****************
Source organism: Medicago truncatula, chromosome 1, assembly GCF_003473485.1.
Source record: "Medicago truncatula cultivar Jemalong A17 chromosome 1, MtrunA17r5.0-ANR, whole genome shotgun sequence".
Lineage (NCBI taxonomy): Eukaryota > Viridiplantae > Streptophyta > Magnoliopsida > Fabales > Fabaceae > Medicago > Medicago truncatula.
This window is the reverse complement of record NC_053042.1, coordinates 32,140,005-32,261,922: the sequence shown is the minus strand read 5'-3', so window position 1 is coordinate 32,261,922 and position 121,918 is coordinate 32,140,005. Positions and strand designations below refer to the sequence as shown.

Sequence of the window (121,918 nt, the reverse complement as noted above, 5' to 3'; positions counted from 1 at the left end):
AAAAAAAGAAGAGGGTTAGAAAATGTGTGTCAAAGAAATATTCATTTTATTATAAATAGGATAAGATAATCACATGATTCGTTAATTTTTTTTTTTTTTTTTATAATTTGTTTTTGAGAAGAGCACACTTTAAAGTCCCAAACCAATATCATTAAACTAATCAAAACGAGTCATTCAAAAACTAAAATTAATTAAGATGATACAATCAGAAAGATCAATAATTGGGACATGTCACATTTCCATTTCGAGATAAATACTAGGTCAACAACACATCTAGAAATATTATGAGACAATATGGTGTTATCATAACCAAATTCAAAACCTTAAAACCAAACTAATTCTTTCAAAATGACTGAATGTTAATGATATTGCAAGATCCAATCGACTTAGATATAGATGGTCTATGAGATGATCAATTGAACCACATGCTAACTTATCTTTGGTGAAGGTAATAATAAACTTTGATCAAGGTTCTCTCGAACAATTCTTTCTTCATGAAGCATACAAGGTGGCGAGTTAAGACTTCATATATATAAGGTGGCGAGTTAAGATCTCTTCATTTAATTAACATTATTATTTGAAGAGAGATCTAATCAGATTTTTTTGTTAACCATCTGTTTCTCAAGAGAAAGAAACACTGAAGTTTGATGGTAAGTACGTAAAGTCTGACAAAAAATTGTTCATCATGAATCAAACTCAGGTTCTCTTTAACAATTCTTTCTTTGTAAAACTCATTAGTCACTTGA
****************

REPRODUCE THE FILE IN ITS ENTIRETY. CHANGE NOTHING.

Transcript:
Source organism: Medicago truncatula, chromosome 1, assembly GCF_003473485.1.
Source record: "Medicago truncatula cultivar Jemalong A17 chromosome 1, MtrunA17r5.0-ANR, whole genome shotgun sequence".
Lineage (NCBI taxonomy): Eukaryota > Viridiplantae > Streptophyta > Magnoliopsida > Fabales > Fabaceae > Medicago > Medicago truncatula.
This window is the reverse complement of record NC_053042.1, coordinates 32,140,005-32,261,922: the sequence shown is the minus strand read 5'-3', so window position 1 is coordinate 32,261,922 and position 121,918 is coordinate 32,140,005. Positions and strand designations below refer to the sequence as shown.

Sequence of the window (121,918 nt, the reverse complement as noted above, 5' to 3'; positions counted from 1 at the left end):
AAAAAAAGAAGAGGGTTAGAAAATGTGTGTCAAAGAAATATTCATTTTATTATAAATAGGATAAGATAATCACATGATTCGTTAATTTTTTTTTTTTTTTTTATAATTTGTTTTTGAGAAGAGCACACTTTAAAGTCCCAAACCAATATCATTAAACTAATCAAAACGAGTCATTCAAAAACTAAAATTAATTAAGATGATACAATCAGAAAGATCAATAATTGGGACATGTCACATTTCCATTTCGAGATAAATACTAGGTCAACAACACATCTAGAAATATTATGAGACAATATGGTGTTATCATAACCAAATTCAAAACCTTAAAACCAAACTAATTCTTTCAAAATGACTGAATGTTAATGATATTGCAAGATCCAATCGACTTAGATATAGATGGTCTATGAGATGATCAATTGAACCACATGCTAACTTATCTTTGGTGAAGGTAATAATAAACTTTGATCAAGGTTCTCTCGAACAATTCTTTCTTCATGAAGCATACAAGGTGGCGAGTTAAGACTTCATATATATAAGGTGGCGAGTTAAGATCTCTTCATTTAATTAACATTATTATTTGAAGAGAGATCTAATCAGATTTTTTTGTTAACCATCTGTTTCTCAAGAGAAAGAAACACTGAAGTTTGATGGTAAGTACGTAAAGTCTGACAAAAAATTGTTCATCATGAATCAAACTCAGGTTCTCTTTAACAATTCTTTCTTTGTAAAACTCATTAGTCACTTGA